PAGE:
In a world where working acquaintances are widespread and unemployed vehicle-equipped companions are few, making last-minute plans almost never follow through. This wasn't a huge deal to me, since I had a few solo activities to accomplish and was more than ready to engross myself with. (Amongst these was the latest episode of Real Thai, which had aired several days prior. Of course, it had taken a considerable amount of willpower to filtrate out the spoiler screencaps.)
I made my way over around the 9:40 AM mark, then proceeded to ease myself into one of the two small booths situated towards the back of the café. This area was not only dimmer than the table I had selected previously, but also much chillier. As these tables were camouflaged from sight from the bar area, bells had been provided to alert the counter staff of any requests.
Seeing as I had just set down my belongings, I strode up to the barista to inquire about the possibility of turning down the A/C in the back. She seemed troubled by this request.
"You can just ring the bell." came her blunt response. "I don't think so but I can ask the owner."
Instead, she suggested to move to a (larger) table near the front, closer to the blinding UV rays penetrating through the front windows. "When it gets busy, I will have to ask you to move though." she added.
There were no outlets at my table, but the Office suite doesn't drain much juice anyway.
It was odd to see the oils separating from the runny cheese mixture, then seeping into the remainder of the sandwich. Cheddar - especially heavily processed renditions of it - is arguably my least liked cheese variety, and I can't say that the scene left too positive of an impression.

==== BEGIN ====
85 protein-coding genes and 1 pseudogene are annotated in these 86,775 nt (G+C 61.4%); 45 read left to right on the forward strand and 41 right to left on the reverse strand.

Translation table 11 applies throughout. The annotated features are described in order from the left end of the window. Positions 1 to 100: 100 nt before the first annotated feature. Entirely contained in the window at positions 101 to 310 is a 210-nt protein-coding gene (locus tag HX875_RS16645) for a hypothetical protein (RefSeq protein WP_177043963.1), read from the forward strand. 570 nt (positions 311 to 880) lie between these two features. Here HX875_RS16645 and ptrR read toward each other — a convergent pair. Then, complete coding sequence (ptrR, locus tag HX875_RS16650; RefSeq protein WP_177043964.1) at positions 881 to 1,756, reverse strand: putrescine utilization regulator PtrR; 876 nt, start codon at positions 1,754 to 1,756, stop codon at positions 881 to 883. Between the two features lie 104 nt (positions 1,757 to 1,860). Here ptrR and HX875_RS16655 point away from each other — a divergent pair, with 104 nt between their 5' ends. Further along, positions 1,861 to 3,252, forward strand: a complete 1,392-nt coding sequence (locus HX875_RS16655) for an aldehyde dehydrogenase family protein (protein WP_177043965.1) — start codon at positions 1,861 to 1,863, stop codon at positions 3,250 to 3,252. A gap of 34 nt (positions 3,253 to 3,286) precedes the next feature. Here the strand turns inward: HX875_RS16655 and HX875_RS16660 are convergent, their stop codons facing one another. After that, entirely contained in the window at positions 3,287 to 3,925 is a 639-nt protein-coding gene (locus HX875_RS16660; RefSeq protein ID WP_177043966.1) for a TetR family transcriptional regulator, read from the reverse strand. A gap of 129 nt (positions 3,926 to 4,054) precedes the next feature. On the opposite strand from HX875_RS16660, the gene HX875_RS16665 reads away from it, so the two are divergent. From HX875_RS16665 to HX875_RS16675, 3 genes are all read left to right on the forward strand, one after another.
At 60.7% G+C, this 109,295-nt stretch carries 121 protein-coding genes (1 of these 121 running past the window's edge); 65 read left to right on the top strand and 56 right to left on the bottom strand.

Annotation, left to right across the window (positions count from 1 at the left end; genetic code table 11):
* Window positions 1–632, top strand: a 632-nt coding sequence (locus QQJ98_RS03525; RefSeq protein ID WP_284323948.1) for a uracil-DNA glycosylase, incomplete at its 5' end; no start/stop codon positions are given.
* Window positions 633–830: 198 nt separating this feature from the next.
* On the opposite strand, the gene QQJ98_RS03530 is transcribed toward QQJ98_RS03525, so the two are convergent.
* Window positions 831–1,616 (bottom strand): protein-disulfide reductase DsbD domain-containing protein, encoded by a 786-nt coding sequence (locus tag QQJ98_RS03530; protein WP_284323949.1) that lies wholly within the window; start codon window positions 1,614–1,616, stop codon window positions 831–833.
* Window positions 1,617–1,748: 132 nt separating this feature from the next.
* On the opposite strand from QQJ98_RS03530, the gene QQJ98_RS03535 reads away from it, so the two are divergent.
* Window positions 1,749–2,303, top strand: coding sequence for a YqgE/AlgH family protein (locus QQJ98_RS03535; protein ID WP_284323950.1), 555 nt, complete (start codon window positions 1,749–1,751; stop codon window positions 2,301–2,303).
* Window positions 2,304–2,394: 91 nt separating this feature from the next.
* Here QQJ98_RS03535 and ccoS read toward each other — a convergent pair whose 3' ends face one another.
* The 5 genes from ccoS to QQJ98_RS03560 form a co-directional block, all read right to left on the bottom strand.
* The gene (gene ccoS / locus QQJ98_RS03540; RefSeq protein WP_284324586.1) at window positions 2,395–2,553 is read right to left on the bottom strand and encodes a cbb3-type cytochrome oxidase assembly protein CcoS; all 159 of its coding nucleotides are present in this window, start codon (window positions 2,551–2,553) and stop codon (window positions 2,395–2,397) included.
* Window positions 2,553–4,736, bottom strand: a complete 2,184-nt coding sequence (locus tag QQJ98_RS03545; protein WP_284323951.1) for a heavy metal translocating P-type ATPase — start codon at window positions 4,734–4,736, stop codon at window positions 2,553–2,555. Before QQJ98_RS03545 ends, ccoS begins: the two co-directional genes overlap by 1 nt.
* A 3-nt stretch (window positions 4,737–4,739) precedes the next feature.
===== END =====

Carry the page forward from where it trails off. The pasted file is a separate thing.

Admittedly, I would have preferred the addition of sliced mushrooms - would it have further increased the moisture content though? As a result of the narrow serving board, bits of ham fell out during the consumption process, finding their way onto the not-so-immaculate table. Given that stains had remained from previous diners, I was unwilling to retrieve these bits. Honestly speaking, a large ceramic plate would have made my life easier; wax paper, a small wooden plank, and stained napkins should be reserved for the Insta-enthusiasts.
I requested a cup of water from the barista, to which she nodded before calling out to clearly indifferent male at the adjacent table, "Do you want water too?".
Service was relatively consistent with my last visit: The owner of the cafe had even stopped by my table for a check-in, simultaneously refill my water glass with a smile. Even when the single stall bathroom was clogged, she did not hesitate to verify its functioning status right away, without even the slightest grunt or look of displeasure.
The barista - aka the not-so-amiable part-timer - wasn't particularly observant nor efficient. Possibly the happiest response I was rewarded with came at the time of my departure: "Are we ready to go?"
On the other hand, the Tortoise Jelly (aka guilinggao or 龜苓膏) that we ordered to go was absolutely heavenly. The texture was a tad more rigid than Grass Jelly, and coincided with a sharp, bitter presence. A small container of ginger syrup - likely a mix of 片糖 dissolved with ginger root - was provided to neutralize the acerbic properties, ultimately yielding a soothing, herbal dessert.
By this point, my appetite had returned. We drove in the direction of First Markham Place, where I took to relieving my parchedness with a cup of Hot Water from Eggette Hut (which they have been kind enough to grant without charge!). In the cards was also a Coffee Bingsoo from The Cups. Besides the very minimal mochi portion and Cherrios overload, I liked this quite a bit.